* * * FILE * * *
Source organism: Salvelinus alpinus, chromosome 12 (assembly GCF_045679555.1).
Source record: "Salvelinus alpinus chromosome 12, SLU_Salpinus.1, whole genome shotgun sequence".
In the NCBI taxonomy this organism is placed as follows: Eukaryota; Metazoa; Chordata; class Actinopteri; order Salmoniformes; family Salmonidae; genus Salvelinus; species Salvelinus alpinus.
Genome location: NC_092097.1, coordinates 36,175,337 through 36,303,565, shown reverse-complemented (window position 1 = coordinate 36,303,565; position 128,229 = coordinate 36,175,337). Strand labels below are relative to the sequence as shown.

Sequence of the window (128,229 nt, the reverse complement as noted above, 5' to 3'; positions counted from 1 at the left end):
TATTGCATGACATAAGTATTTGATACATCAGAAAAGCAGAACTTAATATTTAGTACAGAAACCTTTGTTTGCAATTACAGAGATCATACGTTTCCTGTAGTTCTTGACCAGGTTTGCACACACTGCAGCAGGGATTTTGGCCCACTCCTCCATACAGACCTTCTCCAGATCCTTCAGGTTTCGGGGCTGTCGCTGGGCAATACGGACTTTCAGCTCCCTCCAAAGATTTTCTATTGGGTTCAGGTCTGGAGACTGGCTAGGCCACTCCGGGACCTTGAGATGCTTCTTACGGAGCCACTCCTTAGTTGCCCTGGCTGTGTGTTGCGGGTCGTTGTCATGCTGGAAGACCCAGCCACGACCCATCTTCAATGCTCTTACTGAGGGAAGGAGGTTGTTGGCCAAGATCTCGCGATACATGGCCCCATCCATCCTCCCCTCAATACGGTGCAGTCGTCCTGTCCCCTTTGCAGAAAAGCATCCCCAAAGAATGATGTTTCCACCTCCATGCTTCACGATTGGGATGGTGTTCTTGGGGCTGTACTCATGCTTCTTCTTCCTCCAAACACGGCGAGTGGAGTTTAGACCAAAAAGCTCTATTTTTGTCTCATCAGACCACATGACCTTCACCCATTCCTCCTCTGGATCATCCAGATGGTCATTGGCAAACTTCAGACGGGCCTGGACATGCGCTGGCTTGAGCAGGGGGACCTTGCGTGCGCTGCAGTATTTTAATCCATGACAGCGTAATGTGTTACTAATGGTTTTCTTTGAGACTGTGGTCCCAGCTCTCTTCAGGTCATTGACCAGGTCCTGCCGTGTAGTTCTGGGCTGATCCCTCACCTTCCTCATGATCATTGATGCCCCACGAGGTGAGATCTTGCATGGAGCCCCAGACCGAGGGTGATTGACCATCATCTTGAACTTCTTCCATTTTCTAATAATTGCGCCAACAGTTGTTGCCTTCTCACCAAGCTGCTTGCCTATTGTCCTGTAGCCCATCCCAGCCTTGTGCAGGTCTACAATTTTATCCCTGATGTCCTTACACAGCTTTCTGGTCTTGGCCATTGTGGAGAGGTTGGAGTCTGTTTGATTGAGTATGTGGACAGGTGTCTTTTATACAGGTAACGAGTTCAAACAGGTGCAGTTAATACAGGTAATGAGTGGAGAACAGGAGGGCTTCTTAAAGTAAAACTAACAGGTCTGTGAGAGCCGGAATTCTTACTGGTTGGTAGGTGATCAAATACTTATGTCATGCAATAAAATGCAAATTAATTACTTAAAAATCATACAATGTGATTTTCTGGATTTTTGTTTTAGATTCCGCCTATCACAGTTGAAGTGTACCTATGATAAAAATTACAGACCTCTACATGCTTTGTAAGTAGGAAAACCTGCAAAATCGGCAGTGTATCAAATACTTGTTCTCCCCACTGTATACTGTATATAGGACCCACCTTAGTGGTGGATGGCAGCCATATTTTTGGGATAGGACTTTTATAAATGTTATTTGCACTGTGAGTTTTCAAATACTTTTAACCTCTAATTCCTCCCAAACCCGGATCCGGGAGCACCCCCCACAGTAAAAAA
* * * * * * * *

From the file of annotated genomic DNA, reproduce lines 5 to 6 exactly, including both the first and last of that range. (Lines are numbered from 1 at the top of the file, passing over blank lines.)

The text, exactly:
Sequence of the window (128,229 nt, the reverse complement as noted above, 5' to 3'; positions counted from 1 at the left end):
TATTGCATGACATAAGTATTTGATACATCAGAAAAGCAGAACTTAATATTTAGTACAGAAACCTTTGTTTGCAATTACAGAGATCATACGTTTCCTGTAGTTCTTGACCAGGTTTGCACACACTGCAGCAGGGATTTTGGCCCACTCCTCCATACAGACCTTCTCCAGATCCTTCAGGTTTCGGGGCTGTCGCTGGGCAATACGGACTTTCAGCTCCCTCCAAAGATTTTCTATTGGGTTCAGGTCTGGAGACTGGCTAGGCCACTCCGGGACCTTGAGATGCTTCTTACGGAGCCACTCCTTAGTTGCCCTGGCTGTGTGTTGCGGGTCGTTGTCATGCTGGAAGACCCAGCCACGACCCATCTTCAATGCTCTTACTGAGGGAAGGAGGTTGTTGGCCAAGATCTCGCGATACATGGCCCCATCCATCCTCCCCTCAATACGGTGCAGTCGTCCTGTCCCCTTTGCAGAAAAGCATCCCCAAAGAATGATGTTTCCACCTCCATGCTTCACGATTGGGATGGTGTTCTTGGGGCTGTACTCATGCTTCTTCTTCCTCCAAACACGGCGAGTGGAGTTTAGACCAAAAAGCTCTATTTTTGTCTCATCAGACCACATGACCTTCACCCATTCCTCCTCTGGATCATCCAGATGGTCATTGGCAAACTTCAGACGGGCCTGGACATGCGCTGGCTTGAGCAGGGGGACCTTGCGTGCGCTGCAGTATTTTAATCCATGACAGCGTAATGTGTTACTAATGGTTTTCTTTGAGACTGTGGTCCCAGCTCTCTTCAGGTCATTGACCAGGTCCTGCCGTGTAGTTCTGGGCTGATCCCTCACCTTCCTCATGATCATTGATGCCCCACGAGGTGAGATCTTGCATGGAGCCCCAGACCGAGGGTGATTGACCATCATCTTGAACTTCTTCCATTTTCTAATAATTGCGCCAACAGTTGTTGCCTTCTCACCAAGCTGCTTGCCTATTGTCCTGTAGCCCATCCCAGCCTTGTGCAGGTCTACAATTTTATCCCTGATGTCCTTACACAGCTTTCTGGTCTTGGCCATTGTGGAGAGGTTGGAGTCTGTTTGATTGAGTATGTGGACAGGTGTCTTTTATACAGGTAACGAGTTCAAACAGGTGCAGTTAATACAGGTAATGAGTGGAGAACAGGAGGGCTTCTTAAAGTAAAACTAACAGGTCTGTGAGAGCCGGAATTCTTACTGGTTGGTAGGTGATCAAATACTTATGTCATGCAATAAAATGCAAATTAATTACTTAAAAATCATACAATGTGATTTTCTGGATTTTTGTTTTAGATTCCGCCTATCACAGTTGAAGTGTACCTATGATAAAAATTACAGACCTCTACATGCTTTGTAAGTAGGAAAACCTGCAAAATCGGCAGTGTATCAAATACTTGTTCTCCCCACTGTATACTGTATATAGGACCCACCTTAGTGGTGGATGGCAGCCATATTTTTGGGATAGGACTTTTATAAATGTTATTTGCACTGTGAGTTTTCAAATACTTTTAACCTCTAATTCCTCCCAAACCCGGATCCGGGAGCACCCCCCACAGTAAAAAA